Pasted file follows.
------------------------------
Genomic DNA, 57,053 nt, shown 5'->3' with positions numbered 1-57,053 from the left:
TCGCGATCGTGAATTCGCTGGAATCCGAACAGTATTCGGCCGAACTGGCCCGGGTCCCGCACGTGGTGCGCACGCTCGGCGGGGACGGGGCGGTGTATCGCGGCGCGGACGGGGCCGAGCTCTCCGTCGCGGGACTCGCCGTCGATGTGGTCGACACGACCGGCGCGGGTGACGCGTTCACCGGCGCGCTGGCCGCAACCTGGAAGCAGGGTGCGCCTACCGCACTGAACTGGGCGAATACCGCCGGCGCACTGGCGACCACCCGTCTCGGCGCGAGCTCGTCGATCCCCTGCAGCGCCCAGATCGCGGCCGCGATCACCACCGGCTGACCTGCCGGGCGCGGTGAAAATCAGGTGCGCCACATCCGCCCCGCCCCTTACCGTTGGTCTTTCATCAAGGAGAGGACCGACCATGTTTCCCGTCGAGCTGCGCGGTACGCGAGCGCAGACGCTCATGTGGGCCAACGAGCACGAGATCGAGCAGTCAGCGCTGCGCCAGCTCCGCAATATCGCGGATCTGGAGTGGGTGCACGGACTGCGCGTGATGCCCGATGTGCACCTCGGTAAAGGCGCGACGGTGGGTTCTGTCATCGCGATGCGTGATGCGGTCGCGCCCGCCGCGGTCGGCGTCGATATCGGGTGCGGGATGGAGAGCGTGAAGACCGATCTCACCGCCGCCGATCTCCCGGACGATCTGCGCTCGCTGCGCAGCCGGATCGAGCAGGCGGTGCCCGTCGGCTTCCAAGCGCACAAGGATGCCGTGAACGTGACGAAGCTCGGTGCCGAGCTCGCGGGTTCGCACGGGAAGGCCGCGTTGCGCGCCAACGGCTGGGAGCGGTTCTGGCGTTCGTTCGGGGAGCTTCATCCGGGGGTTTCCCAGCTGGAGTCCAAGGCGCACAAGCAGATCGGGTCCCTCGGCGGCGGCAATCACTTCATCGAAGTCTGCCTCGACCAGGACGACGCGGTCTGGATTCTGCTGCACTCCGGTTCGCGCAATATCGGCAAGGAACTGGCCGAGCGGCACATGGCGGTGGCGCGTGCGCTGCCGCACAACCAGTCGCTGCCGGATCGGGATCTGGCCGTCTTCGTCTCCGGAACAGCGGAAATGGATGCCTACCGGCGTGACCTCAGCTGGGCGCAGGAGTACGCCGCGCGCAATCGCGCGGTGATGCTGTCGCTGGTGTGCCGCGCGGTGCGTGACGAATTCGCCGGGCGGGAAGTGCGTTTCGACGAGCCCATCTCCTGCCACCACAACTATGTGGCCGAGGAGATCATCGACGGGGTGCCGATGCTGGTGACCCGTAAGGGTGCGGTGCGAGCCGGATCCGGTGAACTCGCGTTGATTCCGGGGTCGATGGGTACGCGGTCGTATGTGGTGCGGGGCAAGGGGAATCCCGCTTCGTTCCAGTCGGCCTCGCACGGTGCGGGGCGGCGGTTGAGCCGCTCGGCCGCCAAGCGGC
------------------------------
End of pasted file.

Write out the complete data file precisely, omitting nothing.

Genomic DNA, 57,053 nt, shown 5'->3' with positions numbered 1-57,053 from the left:
TCGCGATCGTGAATTCGCTGGAATCCGAACAGTATTCGGCCGAACTGGCCCGGGTCCCGCACGTGGTGCGCACGCTCGGCGGGGACGGGGCGGTGTATCGCGGCGCGGACGGGGCCGAGCTCTCCGTCGCGGGACTCGCCGTCGATGTGGTCGACACGACCGGCGCGGGTGACGCGTTCACCGGCGCGCTGGCCGCAACCTGGAAGCAGGGTGCGCCTACCGCACTGAACTGGGCGAATACCGCCGGCGCACTGGCGACCACCCGTCTCGGCGCGAGCTCGTCGATCCCCTGCAGCGCCCAGATCGCGGCCGCGATCACCACCGGCTGACCTGCCGGGCGCGGTGAAAATCAGGTGCGCCACATCCGCCCCGCCCCTTACCGTTGGTCTTTCATCAAGGAGAGGACCGACCATGTTTCCCGTCGAGCTGCGCGGTACGCGAGCGCAGACGCTCATGTGGGCCAACGAGCACGAGATCGAGCAGTCAGCGCTGCGCCAGCTCCGCAATATCGCGGATCTGGAGTGGGTGCACGGACTGCGCGTGATGCCCGATGTGCACCTCGGTAAAGGCGCGACGGTGGGTTCTGTCATCGCGATGCGTGATGCGGTCGCGCCCGCCGCGGTCGGCGTCGATATCGGGTGCGGGATGGAGAGCGTGAAGACCGATCTCACCGCCGCCGATCTCCCGGACGATCTGCGCTCGCTGCGCAGCCGGATCGAGCAGGCGGTGCCCGTCGGCTTCCAAGCGCACAAGGATGCCGTGAACGTGACGAAGCTCGGTGCCGAGCTCGCGGGTTCGCACGGGAAGGCCGCGTTGCGCGCCAACGGCTGGGAGCGGTTCTGGCGTTCGTTCGGGGAGCTTCATCCGGGGGTTTCCCAGCTGGAGTCCAAGGCGCACAAGCAGATCGGGTCCCTCGGCGGCGGCAATCACTTCATCGAAGTCTGCCTCGACCAGGACGACGCGGTCTGGATTCTGCTGCACTCCGGTTCGCGCAATATCGGCAAGGAACTGGCCGAGCGGCACATGGCGGTGGCGCGTGCGCTGCCGCACAACCAGTCGCTGCCGGATCGGGATCTGGCCGTCTTCGTCTCCGGAACAGCGGAAATGGATGCCTACCGGCGTGACCTCAGCTGGGCGCAGGAGTACGCCGCGCGCAATCGCGCGGTGATGCTGTCGCTGGTGTGCCGCGCGGTGCGTGACGAATTCGCCGGGCGGGAAGTGCGTTTCGACGAGCCCATCTCCTGCCACCACAACTATGTGGCCGAGGAGATCATCGACGGGGTGCCGATGCTGGTGACCCGTAAGGGTGCGGTGCGAGCCGGATCCGGTGAACTCGCGTTGATTCCGGGGTCGATGGGTACGCGGTCGTATGTGGTGCGGGGCAAGGGGAATCCCGCTTCGTTCCAGTCGGCCTCGCACGGTGCGGGGCGGCGGTTGAGCCGCTCGGCCGCCAAGCGGC